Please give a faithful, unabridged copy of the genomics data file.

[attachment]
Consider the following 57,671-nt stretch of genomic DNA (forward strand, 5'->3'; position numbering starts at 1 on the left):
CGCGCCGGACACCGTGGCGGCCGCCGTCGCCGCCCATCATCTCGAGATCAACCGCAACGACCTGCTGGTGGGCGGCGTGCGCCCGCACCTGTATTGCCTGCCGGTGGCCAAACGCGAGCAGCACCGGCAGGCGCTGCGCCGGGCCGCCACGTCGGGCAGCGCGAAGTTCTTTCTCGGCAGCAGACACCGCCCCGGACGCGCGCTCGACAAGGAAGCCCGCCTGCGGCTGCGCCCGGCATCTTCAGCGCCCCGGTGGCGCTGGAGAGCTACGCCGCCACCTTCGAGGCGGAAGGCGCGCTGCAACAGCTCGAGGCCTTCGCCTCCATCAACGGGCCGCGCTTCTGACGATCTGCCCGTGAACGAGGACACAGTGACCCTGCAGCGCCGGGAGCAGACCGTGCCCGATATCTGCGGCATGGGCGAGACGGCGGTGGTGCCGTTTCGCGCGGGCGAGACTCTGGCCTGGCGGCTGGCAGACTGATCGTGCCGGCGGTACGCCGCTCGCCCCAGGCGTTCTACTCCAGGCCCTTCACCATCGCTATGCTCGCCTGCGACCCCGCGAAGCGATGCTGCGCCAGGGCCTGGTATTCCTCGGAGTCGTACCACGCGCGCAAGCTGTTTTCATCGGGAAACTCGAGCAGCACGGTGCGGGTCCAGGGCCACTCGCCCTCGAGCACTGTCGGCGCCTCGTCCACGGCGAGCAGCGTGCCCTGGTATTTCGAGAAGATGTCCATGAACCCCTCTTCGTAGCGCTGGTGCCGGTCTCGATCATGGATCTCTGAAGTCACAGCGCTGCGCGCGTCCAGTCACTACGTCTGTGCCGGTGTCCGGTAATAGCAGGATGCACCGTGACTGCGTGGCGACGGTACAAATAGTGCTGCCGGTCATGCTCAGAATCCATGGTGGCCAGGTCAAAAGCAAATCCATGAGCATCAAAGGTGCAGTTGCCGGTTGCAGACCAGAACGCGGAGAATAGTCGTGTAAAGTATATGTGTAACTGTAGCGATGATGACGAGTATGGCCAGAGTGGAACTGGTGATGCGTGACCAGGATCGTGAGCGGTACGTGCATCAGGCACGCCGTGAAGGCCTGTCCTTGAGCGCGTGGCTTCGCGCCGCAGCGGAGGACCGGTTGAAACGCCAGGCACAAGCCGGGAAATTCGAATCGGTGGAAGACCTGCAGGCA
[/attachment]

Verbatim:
Consider the following 57,671-nt stretch of genomic DNA (forward strand, 5'->3'; position numbering starts at 1 on the left):
CGCGCCGGACACCGTGGCGGCCGCCGTCGCCGCCCATCATCTCGAGATCAACCGCAACGACCTGCTGGTGGGCGGCGTGCGCCCGCACCTGTATTGCCTGCCGGTGGCCAAACGCGAGCAGCACCGGCAGGCGCTGCGCCGGGCCGCCACGTCGGGCAGCGCGAAGTTCTTTCTCGGCAGCAGACACCGCCCCGGACGCGCGCTCGACAAGGAAGCCCGCCTGCGGCTGCGCCCGGCATCTTCAGCGCCCCGGTGGCGCTGGAGAGCTACGCCGCCACCTTCGAGGCGGAAGGCGCGCTGCAACAGCTCGAGGCCTTCGCCTCCATCAACGGGCCGCGCTTCTGACGATCTGCCCGTGAACGAGGACACAGTGACCCTGCAGCGCCGGGAGCAGACCGTGCCCGATATCTGCGGCATGGGCGAGACGGCGGTGGTGCCGTTTCGCGCGGGCGAGACTCTGGCCTGGCGGCTGGCAGACTGATCGTGCCGGCGGTACGCCGCTCGCCCCAGGCGTTCTACTCCAGGCCCTTCACCATCGCTATGCTCGCCTGCGACCCCGCGAAGCGATGCTGCGCCAGGGCCTGGTATTCCTCGGAGTCGTACCACGCGCGCAAGCTGTTTTCATCGGGAAACTCGAGCAGCACGGTGCGGGTCCAGGGCCACTCGCCCTCGAGCACTGTCGGCGCCTCGTCCACGGCGAGCAGCGTGCCCTGGTATTTCGAGAAGATGTCCATGAACCCCTCTTCGTAGCGCTGGTGCCGGTCTCGATCATGGATCTCTGAAGTCACAGCGCTGCGCGCGTCCAGTCACTACGTCTGTGCCGGTGTCCGGTAATAGCAGGATGCACCGTGACTGCGTGGCGACGGTACAAATAGTGCTGCCGGTCATGCTCAGAATCCATGGTGGCCAGGTCAAAAGCAAATCCATGAGCATCAAAGGTGCAGTTGCCGGTTGCAGACCAGAACGCGGAGAATAGTCGTGTAAAGTATATGTGTAACTGTAGCGATGATGACGAGTATGGCCAGAGTGGAACTGGTGATGCGTGACCAGGATCGTGAGCGGTACGTGCATCAGGCACGCCGTGAAGGCCTGTCCTTGAGCGCGTGGCTTCGCGCCGCAGCGGAGGACCGGTTGAAACGCCAGGCACAAGCCGGGAAATTCGAATCGGTGGAAGACCTGCAGGCA